My first camera was a SLR with everything manual and no built-in light meter of any kind. I got pretty good at estimating light but it is not a skill I have had much use for since I got my SRT101 with a real match needle. I donít think learning to estimate my light or manually focus or any other pre-modern feature was anything but a hindrance to my learning to recognize a photographic opportunity and frame it with appropriate lighting from the right place.
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Old Feb 13, 2004, 5:14 PM   #5
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Manufacturers et Al: I just want a digital readout of the distance the AF has focussed to, which I can also use in manual focus mode. Nice to bracket the changing DOF to track with zoom as well.

That's what you used to get when you looked down at the lens barrel and rotated it on your Voigtlander! so why does AF have to be so blind? I could understand if it always worked, but it doesn't. There are a few irrecoverable (in PS) errors taking pics. You've crashed and burned if it's out of focus, and I can't easily see that on an lcd whilst post view mag is often so slow to work.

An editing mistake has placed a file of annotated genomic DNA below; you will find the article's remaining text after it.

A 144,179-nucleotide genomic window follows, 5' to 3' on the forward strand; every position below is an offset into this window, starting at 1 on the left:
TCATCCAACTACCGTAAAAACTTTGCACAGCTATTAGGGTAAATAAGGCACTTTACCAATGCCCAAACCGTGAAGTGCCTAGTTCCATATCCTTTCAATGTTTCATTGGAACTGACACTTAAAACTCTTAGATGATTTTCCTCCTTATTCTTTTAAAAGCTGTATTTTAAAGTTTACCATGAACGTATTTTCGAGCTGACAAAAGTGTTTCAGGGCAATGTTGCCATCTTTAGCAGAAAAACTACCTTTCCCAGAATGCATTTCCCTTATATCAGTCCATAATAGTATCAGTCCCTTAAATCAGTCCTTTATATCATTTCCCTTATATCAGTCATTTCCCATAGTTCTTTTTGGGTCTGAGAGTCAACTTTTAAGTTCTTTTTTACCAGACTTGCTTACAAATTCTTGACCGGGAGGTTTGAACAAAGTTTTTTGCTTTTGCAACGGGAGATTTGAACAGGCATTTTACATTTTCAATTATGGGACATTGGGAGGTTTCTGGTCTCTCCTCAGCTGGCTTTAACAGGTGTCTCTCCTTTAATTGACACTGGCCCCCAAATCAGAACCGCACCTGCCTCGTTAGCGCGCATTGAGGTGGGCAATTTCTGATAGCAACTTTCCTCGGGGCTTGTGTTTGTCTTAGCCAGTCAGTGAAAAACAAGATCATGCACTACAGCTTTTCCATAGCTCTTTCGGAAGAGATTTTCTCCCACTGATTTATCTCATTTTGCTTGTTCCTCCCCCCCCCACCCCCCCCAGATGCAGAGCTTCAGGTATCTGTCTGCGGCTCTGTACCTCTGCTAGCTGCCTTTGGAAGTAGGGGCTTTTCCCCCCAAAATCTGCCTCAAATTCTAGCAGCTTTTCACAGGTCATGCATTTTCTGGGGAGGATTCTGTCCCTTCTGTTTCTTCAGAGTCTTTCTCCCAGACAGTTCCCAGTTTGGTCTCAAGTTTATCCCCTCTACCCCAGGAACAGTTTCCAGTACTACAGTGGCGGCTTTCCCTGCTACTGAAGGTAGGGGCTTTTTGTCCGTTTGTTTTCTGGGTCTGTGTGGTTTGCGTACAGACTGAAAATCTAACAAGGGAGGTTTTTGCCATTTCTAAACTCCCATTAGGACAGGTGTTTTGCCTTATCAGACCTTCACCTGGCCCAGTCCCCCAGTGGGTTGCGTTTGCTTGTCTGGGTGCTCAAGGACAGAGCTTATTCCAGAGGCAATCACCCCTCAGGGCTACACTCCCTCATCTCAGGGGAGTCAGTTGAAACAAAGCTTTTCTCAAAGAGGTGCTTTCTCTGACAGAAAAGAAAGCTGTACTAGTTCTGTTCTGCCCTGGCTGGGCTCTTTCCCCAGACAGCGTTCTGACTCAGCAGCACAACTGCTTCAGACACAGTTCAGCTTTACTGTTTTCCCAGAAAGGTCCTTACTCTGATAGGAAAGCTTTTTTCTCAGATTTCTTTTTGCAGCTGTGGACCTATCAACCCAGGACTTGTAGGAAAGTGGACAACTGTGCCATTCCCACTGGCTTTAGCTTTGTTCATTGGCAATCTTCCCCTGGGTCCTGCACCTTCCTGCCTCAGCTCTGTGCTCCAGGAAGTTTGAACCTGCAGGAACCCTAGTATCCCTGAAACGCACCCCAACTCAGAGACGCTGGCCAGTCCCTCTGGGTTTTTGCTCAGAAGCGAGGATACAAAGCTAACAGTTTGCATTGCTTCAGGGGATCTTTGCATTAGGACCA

I agree with AlanT, when I'm playing with my S414, I can see a distance setting on the lcd and get from 2M to infinity at f3.5 wide angle, and I can sure estimate that. However bring on the zoom and of course the DOF shrinks very fast and focus auto or manual again becomes an issue. VOX
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Old Feb 13, 2004, 5:45 PM   #6
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Vox

I'm glad you bring the zoom issue up:
Most AF cameras have varifocal in their zoom, ie the focus point varies as one zoom-in and out. So if you change the zoom position after you've zoom-in to focus, the picture is out of focus again!

If you get your hand on a Minolta D's or A series try it on manual focus... the focus motor actually is servoed to the zoom (it focus tracks the zoom) even if you don't touch the focusing ring!